(Monkeys are always especially good subjects for this.) The ONE thing that ALL mammals do, whether they live on land or under water – and this sets them completely aside from other animals – is that they feed their babies with milk from their own bodies! A farm, in the spring, is a great place to see this happening! Pigs, cows, goats, etc all can be found nursing their young. Mammalian milk is basically made from water and a collection of nutrients including proteins, fat, carbohydrates and vitamins.
The proportions of these ingredients in the milk vary from one mammal to the other and depend on the animal’s requirements within its habitat. When a mammal grows from its baby stages, it will, in terms of eating habits, become one of three things; an herbivore – eats just plants – a carnivore – eats meat which may include insects – or an omnivore – eats either.
One more thing that you can teach your children is that some mammals that live in places where the temperature becomes very cold will hibernate. This means that they sleep throughout the winter months, when food may be scarce, in order to conserve energy.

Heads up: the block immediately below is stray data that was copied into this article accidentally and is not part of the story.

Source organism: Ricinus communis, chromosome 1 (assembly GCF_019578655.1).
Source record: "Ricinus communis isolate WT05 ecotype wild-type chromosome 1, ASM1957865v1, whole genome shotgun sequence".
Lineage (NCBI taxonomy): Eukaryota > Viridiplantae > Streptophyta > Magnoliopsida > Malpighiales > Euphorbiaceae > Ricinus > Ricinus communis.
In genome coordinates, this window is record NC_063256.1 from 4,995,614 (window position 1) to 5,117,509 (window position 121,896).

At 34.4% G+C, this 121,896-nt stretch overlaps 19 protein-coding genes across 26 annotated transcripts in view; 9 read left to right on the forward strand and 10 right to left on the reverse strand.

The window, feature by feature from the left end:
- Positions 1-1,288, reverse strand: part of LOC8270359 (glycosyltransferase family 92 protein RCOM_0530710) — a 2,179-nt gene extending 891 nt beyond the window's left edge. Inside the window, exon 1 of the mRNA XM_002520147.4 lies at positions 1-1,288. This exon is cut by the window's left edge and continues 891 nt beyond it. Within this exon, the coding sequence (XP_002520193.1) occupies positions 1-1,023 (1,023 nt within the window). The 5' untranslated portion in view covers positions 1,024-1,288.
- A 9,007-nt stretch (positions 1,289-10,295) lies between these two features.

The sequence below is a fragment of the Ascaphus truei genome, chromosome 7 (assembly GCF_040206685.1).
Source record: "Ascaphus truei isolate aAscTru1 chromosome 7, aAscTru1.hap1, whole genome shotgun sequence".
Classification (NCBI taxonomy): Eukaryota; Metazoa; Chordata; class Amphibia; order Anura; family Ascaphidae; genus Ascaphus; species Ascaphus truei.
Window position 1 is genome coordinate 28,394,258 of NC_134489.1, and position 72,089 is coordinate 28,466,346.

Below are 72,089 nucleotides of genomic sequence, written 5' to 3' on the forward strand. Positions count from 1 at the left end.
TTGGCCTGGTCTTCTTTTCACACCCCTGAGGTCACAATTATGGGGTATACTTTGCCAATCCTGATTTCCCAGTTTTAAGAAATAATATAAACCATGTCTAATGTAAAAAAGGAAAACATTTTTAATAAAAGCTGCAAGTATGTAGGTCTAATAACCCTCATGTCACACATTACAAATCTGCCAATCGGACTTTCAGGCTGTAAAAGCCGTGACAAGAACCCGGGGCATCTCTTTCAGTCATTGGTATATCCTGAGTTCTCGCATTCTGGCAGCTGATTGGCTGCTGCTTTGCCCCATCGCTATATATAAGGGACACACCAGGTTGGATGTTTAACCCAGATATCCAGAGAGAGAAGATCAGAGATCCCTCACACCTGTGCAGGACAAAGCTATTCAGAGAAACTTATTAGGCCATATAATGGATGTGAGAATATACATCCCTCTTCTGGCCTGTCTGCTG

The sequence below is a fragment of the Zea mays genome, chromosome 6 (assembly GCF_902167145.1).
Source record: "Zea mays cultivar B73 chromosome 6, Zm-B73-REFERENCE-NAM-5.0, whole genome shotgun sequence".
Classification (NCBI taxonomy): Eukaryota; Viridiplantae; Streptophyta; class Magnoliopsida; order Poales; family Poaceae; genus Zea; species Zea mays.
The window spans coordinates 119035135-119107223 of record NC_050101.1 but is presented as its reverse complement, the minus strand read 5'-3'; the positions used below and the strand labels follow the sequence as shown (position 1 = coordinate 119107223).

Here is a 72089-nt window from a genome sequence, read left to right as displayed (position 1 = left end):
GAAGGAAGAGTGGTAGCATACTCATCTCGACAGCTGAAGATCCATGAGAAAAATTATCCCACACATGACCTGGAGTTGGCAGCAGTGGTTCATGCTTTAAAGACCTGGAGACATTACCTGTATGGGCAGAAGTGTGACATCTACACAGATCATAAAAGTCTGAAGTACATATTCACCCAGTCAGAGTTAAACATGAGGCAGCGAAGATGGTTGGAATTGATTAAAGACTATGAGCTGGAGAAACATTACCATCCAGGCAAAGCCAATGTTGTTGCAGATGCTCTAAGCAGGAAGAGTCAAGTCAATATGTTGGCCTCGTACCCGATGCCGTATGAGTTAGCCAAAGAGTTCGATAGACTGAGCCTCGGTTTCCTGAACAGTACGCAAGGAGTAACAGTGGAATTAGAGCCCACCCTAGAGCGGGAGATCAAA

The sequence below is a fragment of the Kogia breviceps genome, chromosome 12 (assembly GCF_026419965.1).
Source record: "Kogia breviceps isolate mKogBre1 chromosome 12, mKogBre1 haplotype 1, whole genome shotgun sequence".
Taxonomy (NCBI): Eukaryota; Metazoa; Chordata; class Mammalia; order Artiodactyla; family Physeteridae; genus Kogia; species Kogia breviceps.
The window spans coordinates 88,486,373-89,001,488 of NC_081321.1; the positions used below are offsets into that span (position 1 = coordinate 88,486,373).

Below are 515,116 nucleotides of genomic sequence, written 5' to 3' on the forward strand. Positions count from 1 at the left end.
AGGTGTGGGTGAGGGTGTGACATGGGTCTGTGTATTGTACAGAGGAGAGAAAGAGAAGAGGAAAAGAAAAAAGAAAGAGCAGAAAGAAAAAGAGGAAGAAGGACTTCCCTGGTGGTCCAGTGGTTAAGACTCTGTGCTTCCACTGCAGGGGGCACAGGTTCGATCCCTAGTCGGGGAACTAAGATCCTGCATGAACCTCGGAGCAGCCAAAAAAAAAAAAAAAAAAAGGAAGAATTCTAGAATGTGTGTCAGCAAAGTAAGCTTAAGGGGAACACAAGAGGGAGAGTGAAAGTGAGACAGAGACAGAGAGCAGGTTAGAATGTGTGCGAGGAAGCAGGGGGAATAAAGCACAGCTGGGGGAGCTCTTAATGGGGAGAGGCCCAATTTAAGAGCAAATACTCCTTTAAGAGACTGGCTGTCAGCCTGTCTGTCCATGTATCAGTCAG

Here’s a tip for your field trip – don’t bug animals that are in the process of hibernating – especially bears!! They’ll be cranky and, don’t forget, very hungry! When your field trip is over, and you are back home talking with your kids about what they observed, why not share some of the following mammal trivia; The largest mammal – and biggest animal in the history of the world – is the blue whale! Its length is 27m and it weighs 150 tons.
The tallest, at about 20 meters in height, is the giraffe. A baby kangaroo is called a joey and is the size of a bean when it is born and crawls into its mother’s pouch. Grey wales have the longest migration – moving from one place to another to feed or breed in desirable temperatures – of all animals; in one year they make a round trip of up to 20000km. Female elephants – and not the males -are the herd leaders or matriarchs…males get pushed out to go live on their own.